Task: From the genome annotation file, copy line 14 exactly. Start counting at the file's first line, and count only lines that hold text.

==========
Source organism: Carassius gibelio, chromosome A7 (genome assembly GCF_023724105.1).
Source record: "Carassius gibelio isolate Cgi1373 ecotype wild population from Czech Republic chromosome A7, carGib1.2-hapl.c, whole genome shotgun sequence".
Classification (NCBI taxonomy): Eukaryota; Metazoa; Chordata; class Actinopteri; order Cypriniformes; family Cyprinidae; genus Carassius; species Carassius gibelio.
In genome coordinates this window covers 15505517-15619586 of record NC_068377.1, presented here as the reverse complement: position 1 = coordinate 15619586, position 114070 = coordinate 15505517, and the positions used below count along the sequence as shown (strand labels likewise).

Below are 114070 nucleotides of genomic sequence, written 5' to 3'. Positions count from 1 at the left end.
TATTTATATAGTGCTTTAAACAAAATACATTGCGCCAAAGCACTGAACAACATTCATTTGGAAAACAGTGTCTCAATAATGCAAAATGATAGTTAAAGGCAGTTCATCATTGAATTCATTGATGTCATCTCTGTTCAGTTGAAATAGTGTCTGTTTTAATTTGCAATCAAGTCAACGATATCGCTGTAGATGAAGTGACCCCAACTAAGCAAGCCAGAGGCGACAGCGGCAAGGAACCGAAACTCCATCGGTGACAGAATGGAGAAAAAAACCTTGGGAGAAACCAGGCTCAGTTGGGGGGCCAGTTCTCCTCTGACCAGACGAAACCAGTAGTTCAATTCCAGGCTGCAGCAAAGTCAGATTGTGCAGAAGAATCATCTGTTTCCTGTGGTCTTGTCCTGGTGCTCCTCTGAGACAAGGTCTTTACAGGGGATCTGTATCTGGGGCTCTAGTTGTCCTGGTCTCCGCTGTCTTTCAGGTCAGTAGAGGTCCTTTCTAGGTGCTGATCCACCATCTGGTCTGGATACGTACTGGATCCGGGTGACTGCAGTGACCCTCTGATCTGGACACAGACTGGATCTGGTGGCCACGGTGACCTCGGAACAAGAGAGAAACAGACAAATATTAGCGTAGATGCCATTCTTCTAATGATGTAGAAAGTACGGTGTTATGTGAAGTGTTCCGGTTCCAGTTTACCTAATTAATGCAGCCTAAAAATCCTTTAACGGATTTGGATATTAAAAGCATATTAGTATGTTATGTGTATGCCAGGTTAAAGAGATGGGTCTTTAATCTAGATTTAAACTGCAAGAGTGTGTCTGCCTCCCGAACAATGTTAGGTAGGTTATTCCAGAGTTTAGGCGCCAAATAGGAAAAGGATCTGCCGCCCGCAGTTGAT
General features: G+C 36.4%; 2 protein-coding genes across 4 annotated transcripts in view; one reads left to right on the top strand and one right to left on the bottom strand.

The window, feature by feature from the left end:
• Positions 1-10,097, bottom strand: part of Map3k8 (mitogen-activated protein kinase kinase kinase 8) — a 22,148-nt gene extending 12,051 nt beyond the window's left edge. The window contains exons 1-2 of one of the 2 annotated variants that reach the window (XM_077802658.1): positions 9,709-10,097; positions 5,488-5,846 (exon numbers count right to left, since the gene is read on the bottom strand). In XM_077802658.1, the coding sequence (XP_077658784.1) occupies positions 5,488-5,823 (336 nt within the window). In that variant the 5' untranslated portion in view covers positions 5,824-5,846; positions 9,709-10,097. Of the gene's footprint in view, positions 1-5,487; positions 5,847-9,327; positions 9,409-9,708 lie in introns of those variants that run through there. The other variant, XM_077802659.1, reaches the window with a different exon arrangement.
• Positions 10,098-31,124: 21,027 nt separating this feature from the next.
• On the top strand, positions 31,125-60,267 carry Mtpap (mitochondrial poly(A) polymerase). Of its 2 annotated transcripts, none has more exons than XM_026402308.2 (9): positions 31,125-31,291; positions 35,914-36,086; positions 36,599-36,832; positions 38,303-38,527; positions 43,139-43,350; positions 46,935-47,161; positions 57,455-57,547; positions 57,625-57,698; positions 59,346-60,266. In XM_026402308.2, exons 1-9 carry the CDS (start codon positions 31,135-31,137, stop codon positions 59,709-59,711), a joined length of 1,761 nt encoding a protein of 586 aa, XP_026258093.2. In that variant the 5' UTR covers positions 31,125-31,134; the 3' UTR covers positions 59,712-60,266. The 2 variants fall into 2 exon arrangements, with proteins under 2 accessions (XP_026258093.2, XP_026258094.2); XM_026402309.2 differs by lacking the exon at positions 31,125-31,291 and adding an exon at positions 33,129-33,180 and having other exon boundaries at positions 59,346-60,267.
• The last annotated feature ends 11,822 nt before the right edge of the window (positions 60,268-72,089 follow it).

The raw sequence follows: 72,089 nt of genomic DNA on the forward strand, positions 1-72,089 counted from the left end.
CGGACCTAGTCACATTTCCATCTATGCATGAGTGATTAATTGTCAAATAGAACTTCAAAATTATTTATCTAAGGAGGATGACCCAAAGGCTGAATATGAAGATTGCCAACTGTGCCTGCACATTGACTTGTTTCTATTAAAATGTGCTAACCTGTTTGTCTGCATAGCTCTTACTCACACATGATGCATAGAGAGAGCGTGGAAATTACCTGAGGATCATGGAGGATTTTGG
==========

CGGACCTAGTCACATTTCCATCTATGCATGAGTGATTAATTGTCAAATAGAACTTCAAAATTATTTATCTAAGGAGGATGACCCAAAGGCTGAATATGAAGATTGCCAACTGTGCCTGCACATTGACTTGTTTCTATTAAAATGTGCTAACCTGTTTGTCTGCATAGCTCTTACTCACACATGATGCATAGAGAGAGCGTGGAAATTACCTGAGGATCATGGAGGATTTTGG